Russell Magnaghi's new book on prohibition in the Upper Peninsula and a collection of oral interviews he conducted with U.P. residents about a variety of topics will be showcased at the next "Evening at the Archives" at Northern Michigan University. The event begins at 7 p.m. Thursday, Nov. 9, on the second floor of the Edgar L. Harden Learning Resources Center, in the atrium in the back of the library. It is hosted by the Central U.P. and NMU Archives. Refreshments will be provided.
Magnaghi is an NMU professor emeritus and historian. He will discuss his book, Prohibition in the Upper Peninsula: Booze & Bootleggers on the Border. Copies will be available for sale and signing following the presentation.
NMU students Lydia Henning and Libby Serra will present about a website they constructed for the U.P. Radio History Talk, a collection of interviews between Magnaghi and others. The history of copper mining, hunting, ethnic celebrations and food in the U.P. are some of the topics addressed in the interviews. The talks will be digitized and summarized for public viewing on the website.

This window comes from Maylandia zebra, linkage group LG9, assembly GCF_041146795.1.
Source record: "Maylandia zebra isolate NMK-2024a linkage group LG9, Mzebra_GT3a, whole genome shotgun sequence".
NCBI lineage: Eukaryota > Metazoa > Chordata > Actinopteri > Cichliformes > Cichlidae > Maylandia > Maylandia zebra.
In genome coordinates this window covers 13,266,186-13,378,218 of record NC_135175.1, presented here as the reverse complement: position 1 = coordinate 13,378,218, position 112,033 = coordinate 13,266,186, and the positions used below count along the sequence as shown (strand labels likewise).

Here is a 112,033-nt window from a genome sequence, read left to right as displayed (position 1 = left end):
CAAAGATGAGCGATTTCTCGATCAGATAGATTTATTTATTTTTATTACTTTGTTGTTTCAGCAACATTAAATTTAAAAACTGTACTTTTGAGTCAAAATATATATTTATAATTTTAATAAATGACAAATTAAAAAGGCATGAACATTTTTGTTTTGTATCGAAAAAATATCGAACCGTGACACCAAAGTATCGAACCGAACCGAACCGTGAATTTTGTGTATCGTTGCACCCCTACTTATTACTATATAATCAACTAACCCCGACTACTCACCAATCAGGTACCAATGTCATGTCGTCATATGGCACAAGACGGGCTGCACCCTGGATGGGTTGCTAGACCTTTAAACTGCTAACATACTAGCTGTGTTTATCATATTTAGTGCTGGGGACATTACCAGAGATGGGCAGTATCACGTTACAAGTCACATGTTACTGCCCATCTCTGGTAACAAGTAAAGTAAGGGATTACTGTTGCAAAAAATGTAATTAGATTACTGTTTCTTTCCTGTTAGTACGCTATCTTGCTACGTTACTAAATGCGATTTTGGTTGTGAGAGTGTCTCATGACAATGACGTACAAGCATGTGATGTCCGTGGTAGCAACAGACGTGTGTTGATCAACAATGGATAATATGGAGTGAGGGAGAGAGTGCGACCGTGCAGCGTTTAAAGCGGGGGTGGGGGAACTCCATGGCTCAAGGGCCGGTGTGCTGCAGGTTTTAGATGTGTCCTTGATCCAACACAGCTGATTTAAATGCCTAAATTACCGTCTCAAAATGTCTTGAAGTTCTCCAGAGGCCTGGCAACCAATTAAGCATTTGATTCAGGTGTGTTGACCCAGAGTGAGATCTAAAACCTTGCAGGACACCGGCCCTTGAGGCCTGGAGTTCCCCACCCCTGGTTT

The back cover of Magnaghi's book describes the raucous history of Yooper prohibition: “Temperance workers had their work cut out for them in the Upper Peninsula. It was a wild and woolly place where moonshiners, bootleggers and rumrunners thrived. Al Capone and the Purple Gang came north to keep Canadian whiskey passing through Sault Ste. Marie to Chicago and Detroit. Federal enforcement agent John Fillion double-crossed both his office and the bootleggers. The Grand Hotel on Mackinac Island survived due to gambling and fine Canadian whiskey brought in by rumrunners, sometimes assisted by the Coast Guard."
For more information, contact the Central U.P. and NMU Archives at 227-1225.